Why isn’t fashion sustainable (yet)?

Firstly, as always on the blog this is not designed to make you feel guilty.    And it’s not all bad news. 

People often ask why the fashion industry isn’t sustainable (yet).  There are three big reasons, and they are:

(1) The fabrics used to make clothes come at the price of a lot of carbon, a lot of water, a lot of land, a lot of polluting chemicals and a lot of pesticides

(2) It’s much harder to recycle clothes than many people realise   

(3) Maybe most importantly, the sheer amount of clothing we buy – and then dispose of quite quickly – has grown exponentially in recent years

This excerpt from a report by the Ellen McArthur Foundation sums it up very well: ‘Large amounts of non-renewable resources are extracted to produce clothes that are often used for only a short time, after which the materials are mostly sent to landfill or incinerated.’

A bit more detail on the three:

(1) The fabrics used to make clothes come with a lot of sustainability problems.  Cotton requires a mind-boggling amount of water: A kilo of cotton takes about the amount of water a person drinks in their lifetime.  So much so that the Aral Sea, which is in a cotton-producing area, has completely dried up.  Lots of brands use organic cotton to avoid the problem of the huge quantities of pesticides the crop often requires.  However, some experts think that’s just as bad because organic cotton requires even more land and water compared to conventionally grown crops.  Other fabrics, such as polyester are made from plastic.  And that’s not good. 

(2) Globally just 12% of the material used for clothing ends up being recycled.  The podcast listed below goes into lots more detail, but essentially most clothes are made from a mix of different fabrics which are hard to separate, and therefore hard to recycle. 

(3) Check out the purple line below.  The amount of clothes we’re buying has been going up and up and up in the past two decades:

That’s been fuelled by the wide availability of really cheap clothes.  (And yes, I have been one of the people raiding the rails in Zara and H&M.)   I’m studying for a master’s degree in environment and sustainability at the moment.  One of the big debating points in the class is whether the fundamental problem in sustainability is sheer over-consumption – not just in clothing, but in general.  After all, even if clothes are made from better fabrics such as Tencel, they still require water, carbon and chemical dyes.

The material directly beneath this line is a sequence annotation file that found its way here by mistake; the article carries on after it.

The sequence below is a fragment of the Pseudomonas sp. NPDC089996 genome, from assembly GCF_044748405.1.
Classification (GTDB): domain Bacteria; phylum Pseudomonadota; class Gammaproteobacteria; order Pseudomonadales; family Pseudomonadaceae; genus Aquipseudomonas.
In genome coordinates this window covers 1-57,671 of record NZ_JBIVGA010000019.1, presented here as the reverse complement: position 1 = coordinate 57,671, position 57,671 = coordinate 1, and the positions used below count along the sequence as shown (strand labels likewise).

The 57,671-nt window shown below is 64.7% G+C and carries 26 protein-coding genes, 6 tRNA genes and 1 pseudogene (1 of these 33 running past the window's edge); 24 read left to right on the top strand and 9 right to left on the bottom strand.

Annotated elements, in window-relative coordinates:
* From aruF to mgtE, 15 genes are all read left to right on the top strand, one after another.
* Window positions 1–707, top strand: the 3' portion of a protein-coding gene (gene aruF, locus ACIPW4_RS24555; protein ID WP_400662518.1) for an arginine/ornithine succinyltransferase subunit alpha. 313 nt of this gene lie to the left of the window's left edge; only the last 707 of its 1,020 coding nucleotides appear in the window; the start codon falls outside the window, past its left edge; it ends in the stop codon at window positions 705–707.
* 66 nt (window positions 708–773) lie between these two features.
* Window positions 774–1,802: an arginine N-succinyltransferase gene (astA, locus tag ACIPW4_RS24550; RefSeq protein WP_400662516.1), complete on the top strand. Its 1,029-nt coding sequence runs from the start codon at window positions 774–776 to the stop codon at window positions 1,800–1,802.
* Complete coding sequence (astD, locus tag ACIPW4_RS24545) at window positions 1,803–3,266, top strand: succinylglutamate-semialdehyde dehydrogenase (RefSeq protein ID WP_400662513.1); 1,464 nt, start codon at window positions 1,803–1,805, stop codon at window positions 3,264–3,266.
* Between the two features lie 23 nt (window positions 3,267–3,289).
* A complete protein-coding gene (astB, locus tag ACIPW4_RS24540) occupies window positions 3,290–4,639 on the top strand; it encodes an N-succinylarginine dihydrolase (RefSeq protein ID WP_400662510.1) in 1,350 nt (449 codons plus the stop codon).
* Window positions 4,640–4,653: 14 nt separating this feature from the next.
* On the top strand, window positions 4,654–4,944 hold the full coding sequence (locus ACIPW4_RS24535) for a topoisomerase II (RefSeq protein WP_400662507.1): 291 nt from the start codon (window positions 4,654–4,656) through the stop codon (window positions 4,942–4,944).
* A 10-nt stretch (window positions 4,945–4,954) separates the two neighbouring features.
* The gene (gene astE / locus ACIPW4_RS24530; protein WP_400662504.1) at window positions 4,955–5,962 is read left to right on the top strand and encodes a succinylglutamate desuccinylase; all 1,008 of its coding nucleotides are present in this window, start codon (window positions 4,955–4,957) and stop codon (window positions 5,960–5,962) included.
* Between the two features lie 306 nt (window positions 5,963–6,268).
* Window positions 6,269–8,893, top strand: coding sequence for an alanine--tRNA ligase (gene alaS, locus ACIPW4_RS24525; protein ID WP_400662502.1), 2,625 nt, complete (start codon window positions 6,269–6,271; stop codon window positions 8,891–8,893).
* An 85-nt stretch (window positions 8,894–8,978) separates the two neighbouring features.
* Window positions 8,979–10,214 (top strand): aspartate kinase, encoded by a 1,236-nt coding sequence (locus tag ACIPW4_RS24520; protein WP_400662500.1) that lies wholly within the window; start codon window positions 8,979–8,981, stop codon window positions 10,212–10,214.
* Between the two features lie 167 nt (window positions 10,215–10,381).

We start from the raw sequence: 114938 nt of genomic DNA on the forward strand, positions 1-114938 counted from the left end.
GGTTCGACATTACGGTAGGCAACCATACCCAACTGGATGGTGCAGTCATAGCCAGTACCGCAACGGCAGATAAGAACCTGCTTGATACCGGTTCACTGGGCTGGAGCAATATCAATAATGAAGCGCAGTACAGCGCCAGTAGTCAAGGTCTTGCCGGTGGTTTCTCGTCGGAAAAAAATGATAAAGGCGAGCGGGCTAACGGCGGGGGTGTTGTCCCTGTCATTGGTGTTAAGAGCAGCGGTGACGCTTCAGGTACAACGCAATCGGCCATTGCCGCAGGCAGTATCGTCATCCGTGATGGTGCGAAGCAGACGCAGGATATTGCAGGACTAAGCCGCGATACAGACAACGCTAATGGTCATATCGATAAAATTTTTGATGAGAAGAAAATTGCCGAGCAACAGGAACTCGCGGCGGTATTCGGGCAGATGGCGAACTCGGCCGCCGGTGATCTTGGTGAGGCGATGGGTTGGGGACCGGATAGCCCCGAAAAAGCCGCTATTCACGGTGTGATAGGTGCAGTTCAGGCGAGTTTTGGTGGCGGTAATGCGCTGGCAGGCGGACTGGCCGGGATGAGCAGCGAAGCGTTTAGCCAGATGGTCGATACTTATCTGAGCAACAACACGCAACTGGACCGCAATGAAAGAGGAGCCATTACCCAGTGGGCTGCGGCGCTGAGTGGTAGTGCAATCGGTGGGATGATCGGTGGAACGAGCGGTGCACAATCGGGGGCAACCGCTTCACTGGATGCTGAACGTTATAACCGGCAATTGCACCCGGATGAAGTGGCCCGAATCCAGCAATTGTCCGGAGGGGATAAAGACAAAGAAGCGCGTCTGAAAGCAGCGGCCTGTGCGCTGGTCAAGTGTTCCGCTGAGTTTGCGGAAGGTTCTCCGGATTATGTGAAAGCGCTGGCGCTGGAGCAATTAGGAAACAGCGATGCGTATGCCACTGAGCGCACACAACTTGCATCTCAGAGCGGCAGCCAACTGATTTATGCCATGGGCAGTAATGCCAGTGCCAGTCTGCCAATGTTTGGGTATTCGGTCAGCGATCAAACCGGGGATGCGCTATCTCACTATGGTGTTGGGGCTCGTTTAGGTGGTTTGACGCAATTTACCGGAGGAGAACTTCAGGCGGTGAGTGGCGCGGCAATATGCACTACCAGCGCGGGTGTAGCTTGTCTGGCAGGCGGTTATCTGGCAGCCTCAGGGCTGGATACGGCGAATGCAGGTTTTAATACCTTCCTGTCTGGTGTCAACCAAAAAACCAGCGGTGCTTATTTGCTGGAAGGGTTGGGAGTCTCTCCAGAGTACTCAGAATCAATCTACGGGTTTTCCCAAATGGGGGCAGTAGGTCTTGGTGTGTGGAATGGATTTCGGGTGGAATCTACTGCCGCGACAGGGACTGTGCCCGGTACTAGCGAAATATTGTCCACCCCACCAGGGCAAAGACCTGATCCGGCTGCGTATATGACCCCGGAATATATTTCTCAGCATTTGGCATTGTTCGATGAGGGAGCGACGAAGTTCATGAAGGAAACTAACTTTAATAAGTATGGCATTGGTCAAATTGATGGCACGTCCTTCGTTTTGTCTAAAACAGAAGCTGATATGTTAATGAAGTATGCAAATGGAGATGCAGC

So, what can you do?

  • Check out my blog for tips on buying preloved fashion.  eBay, Depop and charity shops are all great options.
  • Also follow the blog to learn about sustainability-focused clothes brands
  • Buy from sustainable collections such as H&M’s Conscious Collection or Zara’s Join Life.   None of these are perfect options, but they are better

Thanks for reading!

Jen

Further info:

A good way to learn more about this topic is to watch one of these documentary films: The True Cost or Stacey Dooley Investigates – Fashion’s Dirty Secrets

This podcast which is about 20 minutes long explains in more detail why finding a sustainable fabric is so challenging. 

#sustainablefashion #sustainability #preloved #ethicalfashion #fashionblog #secondhandfirst

Published by jengreggs

I'm a London-based writer and blogger focused on sustainability in fashion. My purpose is to help everyone discover the joy of living more sustainably.

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